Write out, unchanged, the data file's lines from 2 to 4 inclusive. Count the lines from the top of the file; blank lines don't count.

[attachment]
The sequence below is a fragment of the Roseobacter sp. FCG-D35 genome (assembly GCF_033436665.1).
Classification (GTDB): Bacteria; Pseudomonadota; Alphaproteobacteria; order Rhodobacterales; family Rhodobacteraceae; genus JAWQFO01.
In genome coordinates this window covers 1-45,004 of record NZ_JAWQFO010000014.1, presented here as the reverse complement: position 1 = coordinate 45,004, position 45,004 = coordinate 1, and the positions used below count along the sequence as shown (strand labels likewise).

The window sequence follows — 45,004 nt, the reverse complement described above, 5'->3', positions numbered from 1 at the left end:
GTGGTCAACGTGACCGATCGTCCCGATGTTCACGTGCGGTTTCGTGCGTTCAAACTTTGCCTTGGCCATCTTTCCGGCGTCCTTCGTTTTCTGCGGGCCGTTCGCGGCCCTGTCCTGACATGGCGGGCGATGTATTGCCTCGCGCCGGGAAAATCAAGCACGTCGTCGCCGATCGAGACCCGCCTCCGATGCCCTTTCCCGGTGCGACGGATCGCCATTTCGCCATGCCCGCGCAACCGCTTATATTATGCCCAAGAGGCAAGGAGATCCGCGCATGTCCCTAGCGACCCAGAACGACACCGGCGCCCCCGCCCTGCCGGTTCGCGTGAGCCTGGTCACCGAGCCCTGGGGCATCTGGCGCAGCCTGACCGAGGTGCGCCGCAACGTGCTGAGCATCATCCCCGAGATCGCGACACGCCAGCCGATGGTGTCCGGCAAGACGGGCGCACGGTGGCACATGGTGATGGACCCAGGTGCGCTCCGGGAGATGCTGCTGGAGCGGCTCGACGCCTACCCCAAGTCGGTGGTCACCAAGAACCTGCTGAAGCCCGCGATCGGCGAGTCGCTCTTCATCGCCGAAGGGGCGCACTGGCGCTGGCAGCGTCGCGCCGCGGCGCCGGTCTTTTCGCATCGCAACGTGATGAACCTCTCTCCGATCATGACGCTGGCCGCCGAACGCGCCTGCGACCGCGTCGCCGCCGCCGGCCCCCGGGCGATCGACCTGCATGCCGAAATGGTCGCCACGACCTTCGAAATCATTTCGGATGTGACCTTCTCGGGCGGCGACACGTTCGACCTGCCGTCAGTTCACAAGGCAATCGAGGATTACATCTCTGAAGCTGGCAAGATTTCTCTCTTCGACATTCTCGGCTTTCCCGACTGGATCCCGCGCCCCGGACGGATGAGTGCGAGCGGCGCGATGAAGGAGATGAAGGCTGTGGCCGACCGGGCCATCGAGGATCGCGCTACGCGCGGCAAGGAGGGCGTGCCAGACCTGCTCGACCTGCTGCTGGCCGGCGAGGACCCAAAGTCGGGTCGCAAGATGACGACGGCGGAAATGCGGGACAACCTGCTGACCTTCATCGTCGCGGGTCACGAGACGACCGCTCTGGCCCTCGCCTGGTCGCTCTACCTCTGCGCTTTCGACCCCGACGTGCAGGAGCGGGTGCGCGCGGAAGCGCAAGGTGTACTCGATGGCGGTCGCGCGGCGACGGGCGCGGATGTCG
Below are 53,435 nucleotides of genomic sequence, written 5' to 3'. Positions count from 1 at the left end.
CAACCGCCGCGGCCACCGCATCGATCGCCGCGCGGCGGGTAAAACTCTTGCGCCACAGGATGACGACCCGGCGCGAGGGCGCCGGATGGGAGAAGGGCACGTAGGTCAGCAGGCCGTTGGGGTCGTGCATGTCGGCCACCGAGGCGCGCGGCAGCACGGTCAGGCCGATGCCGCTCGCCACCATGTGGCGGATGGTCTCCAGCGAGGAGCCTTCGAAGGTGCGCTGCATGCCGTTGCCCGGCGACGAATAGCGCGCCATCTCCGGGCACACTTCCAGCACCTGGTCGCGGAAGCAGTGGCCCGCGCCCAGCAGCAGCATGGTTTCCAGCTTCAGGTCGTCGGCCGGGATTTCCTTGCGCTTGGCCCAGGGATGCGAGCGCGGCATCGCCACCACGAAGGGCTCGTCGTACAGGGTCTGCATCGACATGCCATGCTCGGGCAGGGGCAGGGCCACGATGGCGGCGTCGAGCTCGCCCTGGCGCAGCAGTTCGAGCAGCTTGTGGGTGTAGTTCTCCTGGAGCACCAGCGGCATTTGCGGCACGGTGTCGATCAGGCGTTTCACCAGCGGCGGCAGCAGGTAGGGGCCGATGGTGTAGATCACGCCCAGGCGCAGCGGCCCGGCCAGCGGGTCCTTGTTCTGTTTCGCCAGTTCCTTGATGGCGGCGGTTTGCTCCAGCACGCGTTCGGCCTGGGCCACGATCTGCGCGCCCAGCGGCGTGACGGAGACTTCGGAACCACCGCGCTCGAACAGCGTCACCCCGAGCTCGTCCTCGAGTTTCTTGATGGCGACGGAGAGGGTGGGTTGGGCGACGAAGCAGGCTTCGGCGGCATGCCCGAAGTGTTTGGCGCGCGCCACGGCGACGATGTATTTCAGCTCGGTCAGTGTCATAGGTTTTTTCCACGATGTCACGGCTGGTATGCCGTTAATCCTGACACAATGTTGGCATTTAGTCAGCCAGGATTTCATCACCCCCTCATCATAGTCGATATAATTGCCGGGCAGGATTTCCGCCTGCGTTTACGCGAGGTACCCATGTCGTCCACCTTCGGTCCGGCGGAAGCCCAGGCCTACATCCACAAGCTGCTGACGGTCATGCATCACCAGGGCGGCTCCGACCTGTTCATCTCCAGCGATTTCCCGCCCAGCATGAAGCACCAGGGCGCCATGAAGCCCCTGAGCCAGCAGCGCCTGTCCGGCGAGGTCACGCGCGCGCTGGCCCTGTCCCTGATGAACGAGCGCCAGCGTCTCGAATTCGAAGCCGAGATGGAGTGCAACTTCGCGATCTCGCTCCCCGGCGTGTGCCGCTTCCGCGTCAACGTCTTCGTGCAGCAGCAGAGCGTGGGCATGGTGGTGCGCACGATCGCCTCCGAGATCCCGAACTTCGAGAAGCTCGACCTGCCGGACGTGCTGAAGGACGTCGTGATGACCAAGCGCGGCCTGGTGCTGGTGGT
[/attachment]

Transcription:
Classification (GTDB): Bacteria; Pseudomonadota; Alphaproteobacteria; order Rhodobacterales; family Rhodobacteraceae; genus JAWQFO01.
In genome coordinates this window covers 1-45,004 of record NZ_JAWQFO010000014.1, presented here as the reverse complement: position 1 = coordinate 45,004, position 45,004 = coordinate 1, and the positions used below count along the sequence as shown (strand labels likewise).

The window sequence follows — 45,004 nt, the reverse complement described above, 5'->3', positions numbered from 1 at the left end: